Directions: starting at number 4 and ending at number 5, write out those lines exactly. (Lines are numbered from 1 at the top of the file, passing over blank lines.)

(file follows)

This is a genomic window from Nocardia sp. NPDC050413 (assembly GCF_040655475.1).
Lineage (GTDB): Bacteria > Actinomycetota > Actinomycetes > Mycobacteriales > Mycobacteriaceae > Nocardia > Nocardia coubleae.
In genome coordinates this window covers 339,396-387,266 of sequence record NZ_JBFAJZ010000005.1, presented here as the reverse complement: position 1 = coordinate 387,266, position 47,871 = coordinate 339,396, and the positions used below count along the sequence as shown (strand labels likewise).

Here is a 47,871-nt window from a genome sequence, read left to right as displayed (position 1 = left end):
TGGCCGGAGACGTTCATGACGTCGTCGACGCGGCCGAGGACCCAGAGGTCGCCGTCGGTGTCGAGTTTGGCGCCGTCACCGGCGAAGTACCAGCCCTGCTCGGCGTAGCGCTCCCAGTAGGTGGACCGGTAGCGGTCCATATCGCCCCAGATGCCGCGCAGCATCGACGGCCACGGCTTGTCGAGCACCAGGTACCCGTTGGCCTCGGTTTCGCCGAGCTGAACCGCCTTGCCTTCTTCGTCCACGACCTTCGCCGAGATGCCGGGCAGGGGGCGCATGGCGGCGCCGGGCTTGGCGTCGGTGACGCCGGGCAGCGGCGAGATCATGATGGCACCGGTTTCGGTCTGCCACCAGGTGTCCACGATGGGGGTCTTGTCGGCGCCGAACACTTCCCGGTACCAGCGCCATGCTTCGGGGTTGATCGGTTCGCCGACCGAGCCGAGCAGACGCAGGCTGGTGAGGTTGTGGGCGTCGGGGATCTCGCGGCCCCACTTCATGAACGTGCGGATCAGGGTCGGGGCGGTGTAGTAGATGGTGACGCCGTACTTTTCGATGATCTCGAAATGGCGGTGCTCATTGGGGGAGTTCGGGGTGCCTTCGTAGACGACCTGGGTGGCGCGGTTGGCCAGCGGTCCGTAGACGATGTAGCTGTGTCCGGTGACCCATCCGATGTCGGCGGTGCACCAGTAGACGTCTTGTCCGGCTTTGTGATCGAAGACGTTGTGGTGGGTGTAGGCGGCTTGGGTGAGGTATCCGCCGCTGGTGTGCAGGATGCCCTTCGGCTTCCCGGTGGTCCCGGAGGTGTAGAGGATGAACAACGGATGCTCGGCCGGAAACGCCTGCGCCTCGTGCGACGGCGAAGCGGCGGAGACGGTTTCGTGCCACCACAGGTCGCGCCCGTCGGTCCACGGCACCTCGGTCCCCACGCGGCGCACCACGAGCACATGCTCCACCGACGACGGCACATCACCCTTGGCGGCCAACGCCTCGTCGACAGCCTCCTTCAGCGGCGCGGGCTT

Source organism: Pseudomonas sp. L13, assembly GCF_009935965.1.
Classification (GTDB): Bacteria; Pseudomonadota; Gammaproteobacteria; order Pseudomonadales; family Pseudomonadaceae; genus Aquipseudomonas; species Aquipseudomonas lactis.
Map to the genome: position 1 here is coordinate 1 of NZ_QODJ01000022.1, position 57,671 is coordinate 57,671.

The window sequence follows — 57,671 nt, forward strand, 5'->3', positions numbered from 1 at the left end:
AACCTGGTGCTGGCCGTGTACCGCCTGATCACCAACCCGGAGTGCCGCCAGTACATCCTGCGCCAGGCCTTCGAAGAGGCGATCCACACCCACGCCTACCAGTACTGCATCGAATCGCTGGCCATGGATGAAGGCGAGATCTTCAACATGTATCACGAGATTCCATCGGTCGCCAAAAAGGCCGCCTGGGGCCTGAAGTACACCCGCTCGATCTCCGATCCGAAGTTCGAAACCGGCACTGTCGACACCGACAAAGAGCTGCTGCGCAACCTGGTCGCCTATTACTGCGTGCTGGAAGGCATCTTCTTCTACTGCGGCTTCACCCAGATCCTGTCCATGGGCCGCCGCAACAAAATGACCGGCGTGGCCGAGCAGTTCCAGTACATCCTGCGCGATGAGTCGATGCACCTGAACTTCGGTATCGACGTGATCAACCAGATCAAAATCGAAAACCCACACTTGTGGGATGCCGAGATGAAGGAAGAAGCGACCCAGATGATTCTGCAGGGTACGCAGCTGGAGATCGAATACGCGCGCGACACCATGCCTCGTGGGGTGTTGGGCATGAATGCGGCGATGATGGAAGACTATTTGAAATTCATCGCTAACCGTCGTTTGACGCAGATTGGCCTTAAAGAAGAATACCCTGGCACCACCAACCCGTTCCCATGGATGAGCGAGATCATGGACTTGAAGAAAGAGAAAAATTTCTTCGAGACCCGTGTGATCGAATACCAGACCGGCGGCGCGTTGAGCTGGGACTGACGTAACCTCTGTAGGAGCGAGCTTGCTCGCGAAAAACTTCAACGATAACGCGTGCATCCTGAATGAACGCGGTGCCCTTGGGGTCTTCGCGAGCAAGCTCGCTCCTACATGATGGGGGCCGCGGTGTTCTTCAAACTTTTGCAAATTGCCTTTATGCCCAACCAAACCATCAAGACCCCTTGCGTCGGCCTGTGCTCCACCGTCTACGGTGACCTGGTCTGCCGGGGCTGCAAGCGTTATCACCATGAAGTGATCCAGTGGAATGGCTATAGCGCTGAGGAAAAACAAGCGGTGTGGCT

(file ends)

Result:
Here is a 47,871-nt window from a genome sequence, read left to right as displayed (position 1 = left end):
TGGCCGGAGACGTTCATGACGTCGTCGACGCGGCCGAGGACCCAGAGGTCGCCGTCGGTGTCGAGTTTGGCGCCGTCACCGGCGAAGTACCAGCCCTGCTCGGCGTAGCGCTCCCAGTAGGTGGACCGGTAGCGGTCCATATCGCCCCAGATGCCGCGCAGCATCGACGGCCACGGCTTGTCGAGCACCAGGTACCCGTTGGCCTCGGTTTCGCCGAGCTGAACCGCCTTGCCTTCTTCGTCCACGACCTTCGCCGAGATGCCGGGCAGGGGGCGCATGGCGGCGCCGGGCTTGGCGTCGGTGACGCCGGGCAGCGGCGAGATCATGATGGCACCGGTTTCGGTCTGCCACCAGGTGTCCACGATGGGGGTCTTGTCGGCGCCGAACACTTCCCGGTACCAGCGCCATGCTTCGGGGTTGATCGGTTCGCCGACCGAGCCGAGCAGACGCAGGCTGGTGAGGTTGTGGGCGTCGGGGATCTCGCGGCCCCACTTCATGAACGTGCGGATCAGGGTCGGGGCGGTGTAGTAGATGGTGACGCCGTACTTTTCGATGATCTCGAAATGGCGGTGCTCATTGGGGGAGTTCGGGGTGCCTTCGTAGACGACCTGGGTGGCGCGGTTGGCCAGCGGTCCGTAGACGATGTAGCTGTGTCCGGTGACCCATCCGATGTCGGCGGTGCACCAGTAGACGTCTTGTCCGGCTTTGTGATCGAAGACGTTGTGGTGGGTGTAGGCGGCTTGGGTGAGGTATCCGCCGCTGGTGTGCAGGATGCCCTTCGGCTTCCCGGTGGTCCCGGAGGTGTAGAGGATGAACAACGGATGCTCGGCCGGAAACGCCTGCGCCTCGTGCGACGGCGAAGCGGCGGAGACGGTTTCGTGCCACCACAGGTCGCGCCCGTCGGTCCACGGCACCTCGGTCCCCACGCGGCGCACCACGAGCACATGCTCCACCGACGACGGCACATCACCCTTGGCGGCCAACGCCTCGTCGACAGCCTCCTTCAGCGGCGCGGGCTT